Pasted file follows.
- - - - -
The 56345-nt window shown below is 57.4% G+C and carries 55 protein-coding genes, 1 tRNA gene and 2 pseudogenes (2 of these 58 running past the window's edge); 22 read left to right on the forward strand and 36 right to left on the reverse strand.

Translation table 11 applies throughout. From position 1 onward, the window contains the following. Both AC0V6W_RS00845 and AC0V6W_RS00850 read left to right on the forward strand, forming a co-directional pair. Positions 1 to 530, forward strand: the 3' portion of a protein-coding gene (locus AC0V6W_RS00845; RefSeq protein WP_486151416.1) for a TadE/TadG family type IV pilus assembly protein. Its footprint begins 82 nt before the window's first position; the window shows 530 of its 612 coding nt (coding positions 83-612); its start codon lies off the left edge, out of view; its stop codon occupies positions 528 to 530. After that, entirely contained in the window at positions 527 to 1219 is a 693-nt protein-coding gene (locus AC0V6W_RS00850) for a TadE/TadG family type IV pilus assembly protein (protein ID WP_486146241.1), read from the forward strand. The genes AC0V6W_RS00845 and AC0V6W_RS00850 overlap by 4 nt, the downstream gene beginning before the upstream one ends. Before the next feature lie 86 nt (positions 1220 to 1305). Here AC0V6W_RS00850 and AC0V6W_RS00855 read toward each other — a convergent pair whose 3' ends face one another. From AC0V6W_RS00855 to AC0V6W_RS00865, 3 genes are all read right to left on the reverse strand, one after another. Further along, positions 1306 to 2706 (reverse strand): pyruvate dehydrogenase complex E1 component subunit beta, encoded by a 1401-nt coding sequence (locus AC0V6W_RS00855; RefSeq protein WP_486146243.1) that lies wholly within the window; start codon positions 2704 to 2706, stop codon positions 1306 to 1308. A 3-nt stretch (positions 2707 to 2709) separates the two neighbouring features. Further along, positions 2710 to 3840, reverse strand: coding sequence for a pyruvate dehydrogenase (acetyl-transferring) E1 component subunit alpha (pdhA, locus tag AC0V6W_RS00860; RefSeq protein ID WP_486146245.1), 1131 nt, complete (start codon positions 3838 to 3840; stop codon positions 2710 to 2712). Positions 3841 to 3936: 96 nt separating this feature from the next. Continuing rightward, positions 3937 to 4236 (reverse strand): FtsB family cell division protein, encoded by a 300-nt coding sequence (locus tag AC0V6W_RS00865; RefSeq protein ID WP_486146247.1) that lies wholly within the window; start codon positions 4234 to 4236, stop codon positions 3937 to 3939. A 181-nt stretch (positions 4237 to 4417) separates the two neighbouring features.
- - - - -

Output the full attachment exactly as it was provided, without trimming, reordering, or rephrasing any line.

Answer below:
The 56345-nt window shown below is 57.4% G+C and carries 55 protein-coding genes, 1 tRNA gene and 2 pseudogenes (2 of these 58 running past the window's edge); 22 read left to right on the forward strand and 36 right to left on the reverse strand.

Translation table 11 applies throughout. From position 1 onward, the window contains the following. Both AC0V6W_RS00845 and AC0V6W_RS00850 read left to right on the forward strand, forming a co-directional pair. Positions 1 to 530, forward strand: the 3' portion of a protein-coding gene (locus AC0V6W_RS00845; RefSeq protein WP_486151416.1) for a TadE/TadG family type IV pilus assembly protein. Its footprint begins 82 nt before the window's first position; the window shows 530 of its 612 coding nt (coding positions 83-612); its start codon lies off the left edge, out of view; its stop codon occupies positions 528 to 530. After that, entirely contained in the window at positions 527 to 1219 is a 693-nt protein-coding gene (locus AC0V6W_RS00850) for a TadE/TadG family type IV pilus assembly protein (protein ID WP_486146241.1), read from the forward strand. The genes AC0V6W_RS00845 and AC0V6W_RS00850 overlap by 4 nt, the downstream gene beginning before the upstream one ends. Before the next feature lie 86 nt (positions 1220 to 1305). Here AC0V6W_RS00850 and AC0V6W_RS00855 read toward each other — a convergent pair whose 3' ends face one another. From AC0V6W_RS00855 to AC0V6W_RS00865, 3 genes are all read right to left on the reverse strand, one after another. Further along, positions 1306 to 2706 (reverse strand): pyruvate dehydrogenase complex E1 component subunit beta, encoded by a 1401-nt coding sequence (locus AC0V6W_RS00855; RefSeq protein WP_486146243.1) that lies wholly within the window; start codon positions 2704 to 2706, stop codon positions 1306 to 1308. A 3-nt stretch (positions 2707 to 2709) separates the two neighbouring features. Further along, positions 2710 to 3840, reverse strand: coding sequence for a pyruvate dehydrogenase (acetyl-transferring) E1 component subunit alpha (pdhA, locus tag AC0V6W_RS00860; RefSeq protein ID WP_486146245.1), 1131 nt, complete (start codon positions 3838 to 3840; stop codon positions 2710 to 2712). Positions 3841 to 3936: 96 nt separating this feature from the next. Continuing rightward, positions 3937 to 4236 (reverse strand): FtsB family cell division protein, encoded by a 300-nt coding sequence (locus tag AC0V6W_RS00865; RefSeq protein ID WP_486146247.1) that lies wholly within the window; start codon positions 4234 to 4236, stop codon positions 3937 to 3939. A 181-nt stretch (positions 4237 to 4417) separates the two neighbouring features.